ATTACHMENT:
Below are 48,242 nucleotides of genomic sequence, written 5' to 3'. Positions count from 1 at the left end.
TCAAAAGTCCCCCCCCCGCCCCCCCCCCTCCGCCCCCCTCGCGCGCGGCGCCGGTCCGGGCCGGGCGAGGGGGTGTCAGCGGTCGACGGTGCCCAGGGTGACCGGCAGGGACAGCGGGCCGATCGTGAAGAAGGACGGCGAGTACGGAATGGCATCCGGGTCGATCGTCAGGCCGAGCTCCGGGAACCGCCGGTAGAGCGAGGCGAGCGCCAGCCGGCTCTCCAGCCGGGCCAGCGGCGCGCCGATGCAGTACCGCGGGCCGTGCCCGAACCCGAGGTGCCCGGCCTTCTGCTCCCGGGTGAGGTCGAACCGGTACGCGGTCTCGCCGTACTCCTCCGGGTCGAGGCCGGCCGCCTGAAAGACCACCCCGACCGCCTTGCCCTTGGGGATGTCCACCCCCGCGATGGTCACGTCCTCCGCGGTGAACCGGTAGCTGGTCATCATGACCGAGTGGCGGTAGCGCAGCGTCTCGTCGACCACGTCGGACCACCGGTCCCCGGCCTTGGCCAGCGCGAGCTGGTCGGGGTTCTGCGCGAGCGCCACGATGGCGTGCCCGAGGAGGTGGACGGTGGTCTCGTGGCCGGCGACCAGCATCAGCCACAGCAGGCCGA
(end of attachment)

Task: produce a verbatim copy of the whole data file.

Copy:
Below are 48,242 nucleotides of genomic sequence, written 5' to 3'. Positions count from 1 at the left end.
TCAAAAGTCCCCCCCCCGCCCCCCCCCCTCCGCCCCCCTCGCGCGCGGCGCCGGTCCGGGCCGGGCGAGGGGGTGTCAGCGGTCGACGGTGCCCAGGGTGACCGGCAGGGACAGCGGGCCGATCGTGAAGAAGGACGGCGAGTACGGAATGGCATCCGGGTCGATCGTCAGGCCGAGCTCCGGGAACCGCCGGTAGAGCGAGGCGAGCGCCAGCCGGCTCTCCAGCCGGGCCAGCGGCGCGCCGATGCAGTACCGCGGGCCGTGCCCGAACCCGAGGTGCCCGGCCTTCTGCTCCCGGGTGAGGTCGAACCGGTACGCGGTCTCGCCGTACTCCTCCGGGTCGAGGCCGGCCGCCTGAAAGACCACCCCGACCGCCTTGCCCTTGGGGATGTCCACCCCCGCGATGGTCACGTCCTCCGCGGTGAACCGGTAGCTGGTCATCATGACCGAGTGGCGGTAGCGCAGCGTCTCGTCGACCACGTCGGACCACCGGTCCCCGGCCTTGGCCAGCGCGAGCTGGTCGGGGTTCTGCGCGAGCGCCACGATGGCGTGCCCGAGGAGGTGGACGGTGGTCTCGTGGCCGGCGACCAGCATCAGCCACAGCAGGCCGA